Mapping ACKR3-venus

To score the expression of ACKR3-Venus throughout the mouse brain, 30 µm coronal sections with 180 µm between sections were imaged on an epifluorescent slide scanner. Images were scored across 654 brain regions according to the mouse brain atlas [77]. Ackr3WT/WT (n = 3) and Ackr3Venus/Venus (n = 4) were examined (Table 3, Fig. 6 and Additional file 1: Figure S4). All sections were scanned on the slide scanner with a 10 × objective. The level of ACKR3-Venus expression amplified by a Venus antibody red, was detected using TRITC filter Ex. 535 ± 36 nm, Em. 590 ± 34 nm) was scored by comparing the fluorescence signal between background level (Ackr3WT/WT) and corresponding Ackr3Venus/Venus brain areas. This analysis was qualitative, and no statistical analysis has been done. A scale of four levels of fluorescence was used to determine ACKR3-Venus expression at each region [very low (+), low (+ +), moderate (+ + +), high (+ + + +)]. Data for all animals/brain area was pooled to generate a final score. If a region obtained a score which differed by a degree of 2 between animals the region was not reported. Thus, only the brain regions with scores of the highest confidence were selected to include in the table. We then cross-compared the brain regions between the mouse brain atlas [77] with the Allen Brain Interactive Atlas Viewer (http://atlas.brain-map.org/) and consolidated small sub-groups into main brain regions according to the latter atlas, as indicated in Table 3.

Availability of data and materials

The datasets during and/or analyzed during the current study available from the corresponding author on reasonable request.

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Acknowledgements

We thank PHENOMIN-ICS (Institut Clinique de la Souris, ICS) in the Genetic Engineering and Model Validation Department under the guidance of Marie-Christine Birling for the establishment of the Ackr3-Venus mouse line. We thank Christine Colley for help with preparing and annotating ACKR3-Venus brain immunohistochemistry. We thank Aude Villemain, Karine Lachapelle and Dawoon Park as well as the staff at the Douglas Neurophenotyping Animal Facility for animal care. We thank the Molecular and Cellular Microscopy Platform of the Douglas Mental Health University Institute and the Center for Advanced Light Microscopy (CALM) at UCSF for microscope usage. We thank Marie-Eve Desaulniers for assistance with the in vivo work as well as Micheline Fortin and Mélina Marlis from the IRIC Histology platform for expert technical assistance in immunohistochemistry. We thank Monique Lagacé for critical reading of the text.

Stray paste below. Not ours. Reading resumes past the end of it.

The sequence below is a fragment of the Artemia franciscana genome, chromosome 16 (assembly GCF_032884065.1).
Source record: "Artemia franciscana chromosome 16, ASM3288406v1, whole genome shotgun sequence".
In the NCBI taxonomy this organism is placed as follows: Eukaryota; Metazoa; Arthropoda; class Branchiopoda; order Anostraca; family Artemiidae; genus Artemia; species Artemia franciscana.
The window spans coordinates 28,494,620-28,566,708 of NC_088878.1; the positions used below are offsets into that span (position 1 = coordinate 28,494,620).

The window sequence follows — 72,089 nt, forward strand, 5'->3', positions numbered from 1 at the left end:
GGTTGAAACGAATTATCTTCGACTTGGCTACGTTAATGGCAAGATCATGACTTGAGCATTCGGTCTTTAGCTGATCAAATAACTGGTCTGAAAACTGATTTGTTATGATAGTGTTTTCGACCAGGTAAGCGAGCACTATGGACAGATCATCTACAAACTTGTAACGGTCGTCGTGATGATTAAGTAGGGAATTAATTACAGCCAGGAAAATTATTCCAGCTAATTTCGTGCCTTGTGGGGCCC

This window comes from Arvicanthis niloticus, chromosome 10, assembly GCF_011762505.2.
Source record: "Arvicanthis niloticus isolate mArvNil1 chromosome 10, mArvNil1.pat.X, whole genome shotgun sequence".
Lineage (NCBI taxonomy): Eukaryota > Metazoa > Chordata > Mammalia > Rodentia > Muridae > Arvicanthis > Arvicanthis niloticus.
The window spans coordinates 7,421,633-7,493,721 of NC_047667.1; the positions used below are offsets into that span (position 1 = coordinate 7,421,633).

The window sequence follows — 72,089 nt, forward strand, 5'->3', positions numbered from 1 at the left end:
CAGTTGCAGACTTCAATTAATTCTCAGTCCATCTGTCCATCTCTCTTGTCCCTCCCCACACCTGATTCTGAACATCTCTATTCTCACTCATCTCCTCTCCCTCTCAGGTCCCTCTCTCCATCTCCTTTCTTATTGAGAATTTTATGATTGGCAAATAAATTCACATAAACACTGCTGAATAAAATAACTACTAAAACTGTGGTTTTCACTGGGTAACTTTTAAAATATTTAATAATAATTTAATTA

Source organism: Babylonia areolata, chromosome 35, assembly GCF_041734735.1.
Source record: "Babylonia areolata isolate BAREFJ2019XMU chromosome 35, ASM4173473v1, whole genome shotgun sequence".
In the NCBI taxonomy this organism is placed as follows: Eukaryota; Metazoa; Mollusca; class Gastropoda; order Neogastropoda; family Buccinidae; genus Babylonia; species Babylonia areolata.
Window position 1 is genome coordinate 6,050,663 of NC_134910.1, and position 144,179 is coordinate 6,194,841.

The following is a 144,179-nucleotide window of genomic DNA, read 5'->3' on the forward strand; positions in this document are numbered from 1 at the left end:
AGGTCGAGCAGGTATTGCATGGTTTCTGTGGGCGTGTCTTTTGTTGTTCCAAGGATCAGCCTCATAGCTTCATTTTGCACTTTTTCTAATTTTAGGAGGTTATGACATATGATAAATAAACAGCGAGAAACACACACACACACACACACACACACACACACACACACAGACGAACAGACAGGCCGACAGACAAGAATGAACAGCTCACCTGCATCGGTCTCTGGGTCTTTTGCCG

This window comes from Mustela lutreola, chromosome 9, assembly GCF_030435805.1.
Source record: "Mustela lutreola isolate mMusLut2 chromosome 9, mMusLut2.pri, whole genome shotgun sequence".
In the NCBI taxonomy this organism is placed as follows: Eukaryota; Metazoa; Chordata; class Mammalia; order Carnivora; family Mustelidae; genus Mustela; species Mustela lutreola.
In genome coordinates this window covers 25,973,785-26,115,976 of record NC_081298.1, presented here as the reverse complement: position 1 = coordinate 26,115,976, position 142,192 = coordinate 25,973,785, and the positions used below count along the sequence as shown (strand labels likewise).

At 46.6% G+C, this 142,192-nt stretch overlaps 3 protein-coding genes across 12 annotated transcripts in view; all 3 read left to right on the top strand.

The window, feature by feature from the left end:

Funding

This work was supported by the Consortium Québécois de Découverte de Médicaments and the Region Alsace/Biovalley (MB & BLK), and FEDER (BLK) for critical support to this project. This work was also supported by National Institute of Health (National Institute of Drug Abuse Grant No. DA05010 to BLK), the Canadian Institute for Health Research (Grants # MOP11215 and FDN148431 to MB) and the Canada Fund for Innovation. BLK holds the Canada Research Chair in Neurobiology of Addiction and Mood Disorders. MB holds the Canada research Chair in Signal Transduction and Molecular Pharmacology.

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Authors

Contributions

A.T.E., M.S., P.C., F.G., H.K., M.T., M.H., and S.W., conducted experiments. A.T.E., M.S., P.C., S.W., H.K., M.T., E.D., M.B., and B.L.K. conceived of or designed experiments. A.T.E., M.S., P.C., and S.W., conducted data analysis. A.T.E. wrote the manuscript. A.T.E, M.S., P.C., M.B., and B.L.K. edited the manuscript. M.B., and B.L.K. supervised experiments and data analysis. They also secured funding for the study. All authors read and approved the final manuscript.

Corresponding authors

Correspondence to Aliza T. Ehrlich, Michel Bouvier or Brigitte L. Kieffer.

Ethics declarations

Ethics approval and consent to participate

All experimental procedures were performed in accordance with the guidelines of the Canadian Council of Animal Care, and all animal procedures were approved by the McGill University/Douglas Hospital Animal Care Committee.

Consent for publication

Not applicable.

Competing interests

The authors declare no potential conflict of interest. Some of the BRET-based biosensors used in this study are the object of patent protection and were licensed to Domain Therapeutics; all BRET-based biosensors can be obtained for non-commercial use through regular academic material transfer agreements.

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Supplementary Information

Additional file 1